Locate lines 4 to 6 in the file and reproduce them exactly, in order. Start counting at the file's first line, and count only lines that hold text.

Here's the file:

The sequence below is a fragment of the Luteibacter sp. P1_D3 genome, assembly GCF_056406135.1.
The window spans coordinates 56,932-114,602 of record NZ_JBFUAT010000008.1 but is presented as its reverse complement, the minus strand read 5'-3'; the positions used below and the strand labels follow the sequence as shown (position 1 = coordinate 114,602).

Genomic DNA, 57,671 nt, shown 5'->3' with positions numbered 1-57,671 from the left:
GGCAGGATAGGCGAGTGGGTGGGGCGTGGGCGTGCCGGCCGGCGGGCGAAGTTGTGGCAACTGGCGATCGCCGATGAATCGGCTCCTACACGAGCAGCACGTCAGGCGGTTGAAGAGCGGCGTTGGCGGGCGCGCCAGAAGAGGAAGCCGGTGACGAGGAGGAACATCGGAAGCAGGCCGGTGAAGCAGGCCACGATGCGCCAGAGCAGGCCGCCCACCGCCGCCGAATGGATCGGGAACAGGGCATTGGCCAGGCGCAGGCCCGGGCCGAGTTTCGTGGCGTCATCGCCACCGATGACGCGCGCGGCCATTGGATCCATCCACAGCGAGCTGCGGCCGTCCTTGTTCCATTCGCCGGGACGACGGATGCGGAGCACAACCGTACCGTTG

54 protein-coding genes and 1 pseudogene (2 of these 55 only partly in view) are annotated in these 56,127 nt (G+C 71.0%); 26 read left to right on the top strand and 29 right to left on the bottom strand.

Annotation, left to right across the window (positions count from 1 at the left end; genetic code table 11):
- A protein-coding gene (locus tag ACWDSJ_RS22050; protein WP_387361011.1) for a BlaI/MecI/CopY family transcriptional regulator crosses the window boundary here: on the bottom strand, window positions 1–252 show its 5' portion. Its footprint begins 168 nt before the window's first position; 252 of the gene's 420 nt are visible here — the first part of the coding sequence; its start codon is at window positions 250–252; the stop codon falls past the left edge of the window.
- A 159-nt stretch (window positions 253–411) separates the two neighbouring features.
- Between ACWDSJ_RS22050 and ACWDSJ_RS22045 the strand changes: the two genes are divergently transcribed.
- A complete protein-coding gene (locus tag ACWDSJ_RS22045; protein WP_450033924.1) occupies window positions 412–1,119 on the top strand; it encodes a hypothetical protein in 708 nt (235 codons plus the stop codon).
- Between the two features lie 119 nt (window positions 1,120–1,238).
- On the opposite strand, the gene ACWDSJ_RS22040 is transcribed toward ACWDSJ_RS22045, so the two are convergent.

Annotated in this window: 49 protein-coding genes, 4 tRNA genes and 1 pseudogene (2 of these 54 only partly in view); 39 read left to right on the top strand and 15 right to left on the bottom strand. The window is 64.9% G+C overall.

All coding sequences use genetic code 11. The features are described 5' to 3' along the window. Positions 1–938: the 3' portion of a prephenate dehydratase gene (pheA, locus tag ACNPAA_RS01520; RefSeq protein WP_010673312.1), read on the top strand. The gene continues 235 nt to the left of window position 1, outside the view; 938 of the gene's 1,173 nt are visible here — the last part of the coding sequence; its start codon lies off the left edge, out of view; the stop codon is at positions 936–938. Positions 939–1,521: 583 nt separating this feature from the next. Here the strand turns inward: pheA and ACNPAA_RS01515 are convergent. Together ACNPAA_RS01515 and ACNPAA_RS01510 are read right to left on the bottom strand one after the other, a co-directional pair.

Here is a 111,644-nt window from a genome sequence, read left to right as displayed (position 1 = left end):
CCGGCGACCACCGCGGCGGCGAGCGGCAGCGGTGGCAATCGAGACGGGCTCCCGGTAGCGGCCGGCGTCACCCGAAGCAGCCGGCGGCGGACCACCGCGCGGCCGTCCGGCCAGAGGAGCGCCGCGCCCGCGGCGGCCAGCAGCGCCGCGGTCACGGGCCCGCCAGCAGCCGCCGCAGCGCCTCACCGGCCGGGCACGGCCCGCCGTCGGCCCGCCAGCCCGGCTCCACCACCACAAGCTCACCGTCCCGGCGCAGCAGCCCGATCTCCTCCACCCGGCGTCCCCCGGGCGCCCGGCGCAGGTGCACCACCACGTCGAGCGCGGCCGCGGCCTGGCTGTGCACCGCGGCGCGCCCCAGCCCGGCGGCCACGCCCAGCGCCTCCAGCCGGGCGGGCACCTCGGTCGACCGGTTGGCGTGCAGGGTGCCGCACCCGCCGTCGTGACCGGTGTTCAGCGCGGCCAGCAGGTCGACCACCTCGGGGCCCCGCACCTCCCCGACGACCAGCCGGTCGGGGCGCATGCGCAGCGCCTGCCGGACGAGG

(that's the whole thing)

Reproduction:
GGCAGGATAGGCGAGTGGGTGGGGCGTGGGCGTGCCGGCCGGCGGGCGAAGTTGTGGCAACTGGCGATCGCCGATGAATCGGCTCCTACACGAGCAGCACGTCAGGCGGTTGAAGAGCGGCGTTGGCGGGCGCGCCAGAAGAGGAAGCCGGTGACGAGGAGGAACATCGGAAGCAGGCCGGTGAAGCAGGCCACGATGCGCCAGAGCAGGCCGCCCACCGCCGCCGAATGGATCGGGAACAGGGCATTGGCCAGGCGCAGGCCCGGGCCGAGTTTCGTGGCGTCATCGCCACCGATGACGCGCGCGGCCATTGGATCCATCCACAGCGAGCTGCGGCCGTCCTTGTTCCATTCGCCGGGACGACGGATGCGGAGCACAACCGTACCGTTG

54 protein-coding genes and 1 pseudogene (2 of these 55 only partly in view) are annotated in these 56,127 nt (G+C 71.0%); 26 read left to right on the top strand and 29 right to left on the bottom strand.

Annotation, left to right across the window (positions count from 1 at the left end; genetic code table 11):